Agency issues order on public disclosures; Injured workers fund warns employees about unauthorized releases


The head of the state Injured Workers Insurance Fund has issued an edict to the agency's employees, warning them that they could face criminal penalties if they make unauthorized disclosures to the press or public.

Paul M. Rose, president of the agency, issued the order last week after a series of articles critical of the agency were published recently in The Sun. The stories, which Rose noted in his memo, quoted from internal IWIF documents, including the minutes of IWIF governing board executive sessions and inspection reports for IWIF owned and leased vehicles.

The stories centered on a no-bid $21 million contract that the agency awarded to the Statutory Benefits Management Corp. in 1996. The IWIF board recently rejected a proposal to extend that contract for another year.

IWIF, created by an act of the state legislature in 1914, is run by a board appointed by the governor. Though independent of other state agencies, IWIF is subject to the state open meetings law, the state public records law and state ethics laws.

In the Jan. 12 memo, titled "Disclosures of Information to the Public," Rose told IWIF employees that while in some cases state law requires information to be disclosed, "In other circumstances, the law imposes criminal and civil penalties upon a person who wrongfully discloses information.

"We need to take steps to protect both you and IWIF from civil and criminal liability," the memo continues. "Due to the complex nature of the law, you cannot be expected to know when information should be disclosed or not disclosed."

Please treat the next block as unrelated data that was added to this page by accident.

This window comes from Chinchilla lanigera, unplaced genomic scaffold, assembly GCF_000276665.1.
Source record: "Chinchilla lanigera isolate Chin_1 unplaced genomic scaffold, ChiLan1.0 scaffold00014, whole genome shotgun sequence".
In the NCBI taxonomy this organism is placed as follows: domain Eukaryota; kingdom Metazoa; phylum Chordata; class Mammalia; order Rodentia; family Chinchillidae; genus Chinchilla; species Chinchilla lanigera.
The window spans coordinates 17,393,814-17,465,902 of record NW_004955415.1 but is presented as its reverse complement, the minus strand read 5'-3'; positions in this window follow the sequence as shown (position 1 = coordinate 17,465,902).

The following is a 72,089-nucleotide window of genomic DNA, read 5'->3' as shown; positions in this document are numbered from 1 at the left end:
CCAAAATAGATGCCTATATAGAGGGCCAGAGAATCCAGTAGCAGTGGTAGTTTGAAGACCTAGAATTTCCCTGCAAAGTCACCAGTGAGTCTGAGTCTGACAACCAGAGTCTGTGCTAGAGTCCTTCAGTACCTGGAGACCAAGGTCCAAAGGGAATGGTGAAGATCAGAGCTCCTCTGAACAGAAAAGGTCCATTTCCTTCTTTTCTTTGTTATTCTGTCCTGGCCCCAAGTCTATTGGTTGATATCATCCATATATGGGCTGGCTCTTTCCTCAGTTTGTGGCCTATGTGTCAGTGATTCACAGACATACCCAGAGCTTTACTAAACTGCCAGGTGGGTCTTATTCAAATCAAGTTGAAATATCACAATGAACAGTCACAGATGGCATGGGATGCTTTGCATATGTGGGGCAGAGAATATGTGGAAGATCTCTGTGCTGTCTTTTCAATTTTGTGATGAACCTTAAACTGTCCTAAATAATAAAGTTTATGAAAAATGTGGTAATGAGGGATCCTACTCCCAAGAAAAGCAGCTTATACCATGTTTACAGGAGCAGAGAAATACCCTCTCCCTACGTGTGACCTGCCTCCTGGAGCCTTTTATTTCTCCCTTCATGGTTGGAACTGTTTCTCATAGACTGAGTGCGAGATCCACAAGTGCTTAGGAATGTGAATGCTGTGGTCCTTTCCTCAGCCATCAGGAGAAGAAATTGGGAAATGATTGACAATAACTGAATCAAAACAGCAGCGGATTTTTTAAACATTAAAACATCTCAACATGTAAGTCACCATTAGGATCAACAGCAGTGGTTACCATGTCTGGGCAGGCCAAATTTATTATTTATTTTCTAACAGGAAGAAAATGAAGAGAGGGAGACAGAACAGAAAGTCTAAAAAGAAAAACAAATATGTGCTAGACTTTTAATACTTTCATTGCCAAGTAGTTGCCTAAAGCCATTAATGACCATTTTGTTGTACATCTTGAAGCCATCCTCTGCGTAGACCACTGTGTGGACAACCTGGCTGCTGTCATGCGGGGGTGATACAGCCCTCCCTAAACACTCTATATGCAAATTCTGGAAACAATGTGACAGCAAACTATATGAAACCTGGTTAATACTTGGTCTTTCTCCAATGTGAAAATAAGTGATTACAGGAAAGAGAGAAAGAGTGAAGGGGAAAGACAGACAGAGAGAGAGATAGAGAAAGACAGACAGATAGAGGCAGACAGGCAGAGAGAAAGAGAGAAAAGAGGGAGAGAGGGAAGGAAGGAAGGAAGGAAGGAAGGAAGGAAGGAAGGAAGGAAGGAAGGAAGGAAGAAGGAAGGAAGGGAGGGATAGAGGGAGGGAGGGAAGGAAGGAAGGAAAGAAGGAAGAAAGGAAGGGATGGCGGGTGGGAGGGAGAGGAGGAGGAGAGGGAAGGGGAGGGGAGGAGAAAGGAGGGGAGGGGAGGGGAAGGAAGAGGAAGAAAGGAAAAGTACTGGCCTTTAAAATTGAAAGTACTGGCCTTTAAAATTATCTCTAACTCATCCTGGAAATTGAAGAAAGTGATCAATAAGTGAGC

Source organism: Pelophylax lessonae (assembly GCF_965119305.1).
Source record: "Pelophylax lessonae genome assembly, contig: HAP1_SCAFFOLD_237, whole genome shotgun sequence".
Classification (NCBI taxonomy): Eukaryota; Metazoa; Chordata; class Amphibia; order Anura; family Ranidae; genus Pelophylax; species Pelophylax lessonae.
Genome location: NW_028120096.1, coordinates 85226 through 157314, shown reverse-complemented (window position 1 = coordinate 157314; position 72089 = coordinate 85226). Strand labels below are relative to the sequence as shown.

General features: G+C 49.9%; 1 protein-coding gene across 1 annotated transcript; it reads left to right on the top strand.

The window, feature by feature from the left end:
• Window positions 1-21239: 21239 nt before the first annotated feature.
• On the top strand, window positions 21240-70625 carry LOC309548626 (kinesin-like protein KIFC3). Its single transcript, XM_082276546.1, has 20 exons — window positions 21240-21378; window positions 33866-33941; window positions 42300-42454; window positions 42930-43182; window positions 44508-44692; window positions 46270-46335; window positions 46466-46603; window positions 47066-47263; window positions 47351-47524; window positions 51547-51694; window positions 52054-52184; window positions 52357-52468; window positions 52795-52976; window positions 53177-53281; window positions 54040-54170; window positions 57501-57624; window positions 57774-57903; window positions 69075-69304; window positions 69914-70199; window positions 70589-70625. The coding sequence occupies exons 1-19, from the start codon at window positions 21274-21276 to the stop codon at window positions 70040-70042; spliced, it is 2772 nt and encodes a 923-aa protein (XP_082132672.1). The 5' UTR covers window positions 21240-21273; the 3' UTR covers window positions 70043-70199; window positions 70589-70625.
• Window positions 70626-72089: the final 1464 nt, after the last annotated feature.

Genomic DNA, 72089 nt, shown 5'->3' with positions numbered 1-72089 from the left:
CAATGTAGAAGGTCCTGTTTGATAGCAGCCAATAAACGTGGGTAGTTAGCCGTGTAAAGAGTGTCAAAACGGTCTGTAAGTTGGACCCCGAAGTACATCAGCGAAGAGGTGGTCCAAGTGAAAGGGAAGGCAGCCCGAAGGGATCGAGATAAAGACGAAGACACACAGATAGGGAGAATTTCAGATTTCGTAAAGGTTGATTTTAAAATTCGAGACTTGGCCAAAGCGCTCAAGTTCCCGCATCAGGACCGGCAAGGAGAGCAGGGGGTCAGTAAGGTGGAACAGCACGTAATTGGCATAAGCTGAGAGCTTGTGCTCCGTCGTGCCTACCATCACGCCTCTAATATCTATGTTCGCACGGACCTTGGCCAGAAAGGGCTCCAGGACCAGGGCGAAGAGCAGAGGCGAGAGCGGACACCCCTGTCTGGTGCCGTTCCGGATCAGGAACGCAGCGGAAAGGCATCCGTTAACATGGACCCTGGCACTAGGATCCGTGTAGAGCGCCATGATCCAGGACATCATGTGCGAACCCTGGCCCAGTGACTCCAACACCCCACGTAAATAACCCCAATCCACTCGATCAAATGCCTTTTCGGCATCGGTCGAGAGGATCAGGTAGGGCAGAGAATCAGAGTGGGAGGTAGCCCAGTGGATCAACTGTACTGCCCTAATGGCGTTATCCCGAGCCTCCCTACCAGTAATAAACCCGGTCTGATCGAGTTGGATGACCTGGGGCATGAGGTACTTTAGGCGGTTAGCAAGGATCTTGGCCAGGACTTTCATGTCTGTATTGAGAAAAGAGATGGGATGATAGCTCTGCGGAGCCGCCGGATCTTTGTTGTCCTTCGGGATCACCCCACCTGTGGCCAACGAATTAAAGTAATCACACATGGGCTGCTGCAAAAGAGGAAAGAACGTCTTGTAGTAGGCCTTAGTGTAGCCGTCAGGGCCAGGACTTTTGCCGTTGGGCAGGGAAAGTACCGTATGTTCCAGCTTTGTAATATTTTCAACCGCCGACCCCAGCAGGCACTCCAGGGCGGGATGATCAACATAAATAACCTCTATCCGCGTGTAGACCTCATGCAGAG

The directive instructs IWIF employees not to provide "copies of documents obtained or produced at IWIF" to reporters, but to refer any requests for such records to Rose. Other questions regarding disclosure are to be referred to IWIF attorneys, according to the memo.

"Please resist the temptation to discuss details of what goes on at IWIF with anyone outside the organization," the five-paragraph memo states.

"Thanks," the memo concludes, "for giving me your cooperation to safeguard you and IWIF."

IWIF board chairman Daniel McKew said yesterday that he was not aware of the memo until it was brought to his attention by a reporter. He said he could not comment on it until he had a chance to review it.

Asked about the memo, Rose said it was "pretty much self-explanatory."

"It was not meant to curtail the release of information. We just want the right information out there," Rose said.

He said the memo would not bar IWIF employees from disclosing "business" information to current or potential customers. IWIF sells workers' compensation insurance to thousands of Maryland companies.

Asked if the state law imposed penalties for refusing to disclose information not specifically exempted, Rose said, "Yes, it's kind of a double-edged sword."

Pub Date: 1/19/99

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